• For exhibition:

    Only puppies with outstanding looks and a sufficiently lively temperament and a high dose of self-confidence can become a real show dog. It can also be successful as a breeding dog with a good genetic background.

Show and breed dogs should only be purchased from a recognized breeder. Such a breeder is proud of his dogs and strives to show them to as large an audience as possible on every possible forum. He often goes to exhibitions and now it is almost natural to have a website.

The difference in quality is also reflected in the price. A puppy selected for a show or breeding always costs more than a hobby quality. Likewise, the price of a young dog can be much higher than that of a puppy, especially if it already has show results. In determining the price, in addition to the cost of raising the given litter, the costs of keeping the parents, the high fee for mating, shows, the ideal value of the puppy and the many care and attention that is needed during the upbringing are usually taken into account.

Most breeders now sell dogs exclusively on a contract of sale. This is to protect the interests of the puppy, the buyer and the seller, and also serves as a guarantee. The guarantee can only guarantee compensation for any damage that may occur, as even with the best of intentions, one can only hope that the puppy will become a beautiful and healthy adult.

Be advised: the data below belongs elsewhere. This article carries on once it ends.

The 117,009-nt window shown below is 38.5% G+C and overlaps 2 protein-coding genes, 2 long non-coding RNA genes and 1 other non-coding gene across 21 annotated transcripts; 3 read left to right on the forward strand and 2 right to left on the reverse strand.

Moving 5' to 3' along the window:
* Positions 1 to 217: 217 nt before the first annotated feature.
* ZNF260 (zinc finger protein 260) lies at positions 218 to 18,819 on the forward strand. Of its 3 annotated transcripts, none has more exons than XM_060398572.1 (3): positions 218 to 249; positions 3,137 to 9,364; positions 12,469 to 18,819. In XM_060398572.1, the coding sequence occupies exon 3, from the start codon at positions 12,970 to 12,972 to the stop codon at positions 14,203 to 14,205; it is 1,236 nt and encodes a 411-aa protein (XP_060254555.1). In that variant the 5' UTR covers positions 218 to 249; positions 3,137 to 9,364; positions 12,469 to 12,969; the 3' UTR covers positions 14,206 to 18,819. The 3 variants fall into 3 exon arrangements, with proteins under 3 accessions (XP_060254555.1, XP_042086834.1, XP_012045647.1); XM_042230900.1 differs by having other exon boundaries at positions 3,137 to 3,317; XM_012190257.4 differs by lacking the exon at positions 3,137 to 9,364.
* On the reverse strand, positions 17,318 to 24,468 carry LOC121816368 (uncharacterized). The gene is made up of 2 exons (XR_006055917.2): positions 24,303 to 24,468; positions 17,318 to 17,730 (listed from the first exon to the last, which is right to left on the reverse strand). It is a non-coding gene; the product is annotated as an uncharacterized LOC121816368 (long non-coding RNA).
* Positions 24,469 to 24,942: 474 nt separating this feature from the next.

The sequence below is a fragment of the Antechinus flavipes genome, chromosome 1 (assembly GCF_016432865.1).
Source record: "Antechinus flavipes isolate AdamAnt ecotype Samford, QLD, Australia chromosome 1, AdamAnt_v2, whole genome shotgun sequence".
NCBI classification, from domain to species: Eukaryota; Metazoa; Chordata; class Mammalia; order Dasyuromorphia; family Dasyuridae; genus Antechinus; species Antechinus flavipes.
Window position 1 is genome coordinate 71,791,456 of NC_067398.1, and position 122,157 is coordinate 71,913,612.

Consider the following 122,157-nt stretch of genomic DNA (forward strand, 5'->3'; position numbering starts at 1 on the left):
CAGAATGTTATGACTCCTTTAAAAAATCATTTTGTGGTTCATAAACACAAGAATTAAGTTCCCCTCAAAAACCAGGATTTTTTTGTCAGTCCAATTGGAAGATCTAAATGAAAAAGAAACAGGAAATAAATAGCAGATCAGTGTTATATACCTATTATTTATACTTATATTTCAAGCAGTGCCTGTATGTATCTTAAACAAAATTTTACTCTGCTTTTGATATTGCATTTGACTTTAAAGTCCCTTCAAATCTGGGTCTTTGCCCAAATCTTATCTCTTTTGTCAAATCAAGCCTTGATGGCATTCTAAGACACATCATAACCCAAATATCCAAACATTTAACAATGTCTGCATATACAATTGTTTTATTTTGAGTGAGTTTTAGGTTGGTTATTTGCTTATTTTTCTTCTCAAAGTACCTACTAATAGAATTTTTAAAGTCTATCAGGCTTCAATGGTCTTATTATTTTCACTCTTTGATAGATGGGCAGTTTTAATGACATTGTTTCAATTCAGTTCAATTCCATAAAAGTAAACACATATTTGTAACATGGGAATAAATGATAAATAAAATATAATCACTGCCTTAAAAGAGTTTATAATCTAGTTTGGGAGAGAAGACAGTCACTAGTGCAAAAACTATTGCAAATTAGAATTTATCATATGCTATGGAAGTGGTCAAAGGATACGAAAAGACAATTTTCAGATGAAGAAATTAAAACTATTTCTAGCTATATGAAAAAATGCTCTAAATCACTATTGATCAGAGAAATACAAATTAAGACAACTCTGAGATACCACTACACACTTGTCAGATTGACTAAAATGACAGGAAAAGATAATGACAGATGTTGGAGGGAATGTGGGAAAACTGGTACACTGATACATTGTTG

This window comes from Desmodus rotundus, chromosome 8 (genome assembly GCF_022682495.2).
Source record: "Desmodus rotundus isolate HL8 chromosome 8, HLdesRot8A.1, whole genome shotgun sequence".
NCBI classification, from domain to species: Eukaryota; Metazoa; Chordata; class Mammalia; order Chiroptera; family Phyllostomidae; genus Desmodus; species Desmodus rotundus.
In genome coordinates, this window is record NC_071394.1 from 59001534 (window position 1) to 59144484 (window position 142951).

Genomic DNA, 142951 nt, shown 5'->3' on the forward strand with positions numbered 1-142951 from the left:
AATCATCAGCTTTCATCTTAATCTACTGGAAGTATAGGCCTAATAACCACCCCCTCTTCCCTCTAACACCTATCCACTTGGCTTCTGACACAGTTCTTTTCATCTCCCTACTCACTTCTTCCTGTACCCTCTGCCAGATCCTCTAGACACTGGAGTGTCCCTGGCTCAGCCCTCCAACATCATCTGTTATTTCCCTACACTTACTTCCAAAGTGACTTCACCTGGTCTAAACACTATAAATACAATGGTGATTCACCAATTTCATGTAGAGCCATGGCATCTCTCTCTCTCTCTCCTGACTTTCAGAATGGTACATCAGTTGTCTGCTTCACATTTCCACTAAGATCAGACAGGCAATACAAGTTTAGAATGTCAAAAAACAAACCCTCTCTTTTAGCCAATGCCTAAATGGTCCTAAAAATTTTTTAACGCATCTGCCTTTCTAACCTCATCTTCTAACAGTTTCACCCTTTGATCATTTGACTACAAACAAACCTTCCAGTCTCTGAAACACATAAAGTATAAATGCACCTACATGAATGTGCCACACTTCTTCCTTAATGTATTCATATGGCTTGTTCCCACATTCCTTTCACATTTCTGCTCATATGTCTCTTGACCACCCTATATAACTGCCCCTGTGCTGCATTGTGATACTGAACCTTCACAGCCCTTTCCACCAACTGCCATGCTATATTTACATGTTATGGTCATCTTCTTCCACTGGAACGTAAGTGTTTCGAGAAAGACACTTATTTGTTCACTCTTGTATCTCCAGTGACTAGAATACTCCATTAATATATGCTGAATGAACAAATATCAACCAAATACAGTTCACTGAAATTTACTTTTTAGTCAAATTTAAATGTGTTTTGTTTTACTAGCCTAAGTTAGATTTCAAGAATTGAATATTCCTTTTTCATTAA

• Always check your puppy carefully before you buy! Observe for signs of disease, e.g. diarrhea, bloated stomach, heavily secreting eyes, etc.! Try not to go to view the puppy alone. More eyes see more.

  • Puppies should not be taken before the age of 8 weeks! This period is very important in the life of the puppy, as it is when he learns the basic rules of contact with fellow dogs.

  • At 8 weeks of age, the puppy should undergo at least 2 vaccinations and 3-4 deworming and have a chip! Check this in the vaccination book! All vaccinations should be signed and stamped by a veterinarian. The vaccination book should be completed.

At the same time as handing over the puppy, you must receive the following documents: pedigree, vaccination book, certificate of change of ownership, sales contract. A dog purchased without a pedigree can no longer be registered later!

Thanks for reading our tips! This way, we wish you to find the perfect dog, a new family member. We will do our best to make our little “uncut diamonds” the healthiest, but you will have to smooth them to perfection. We wish you all the best!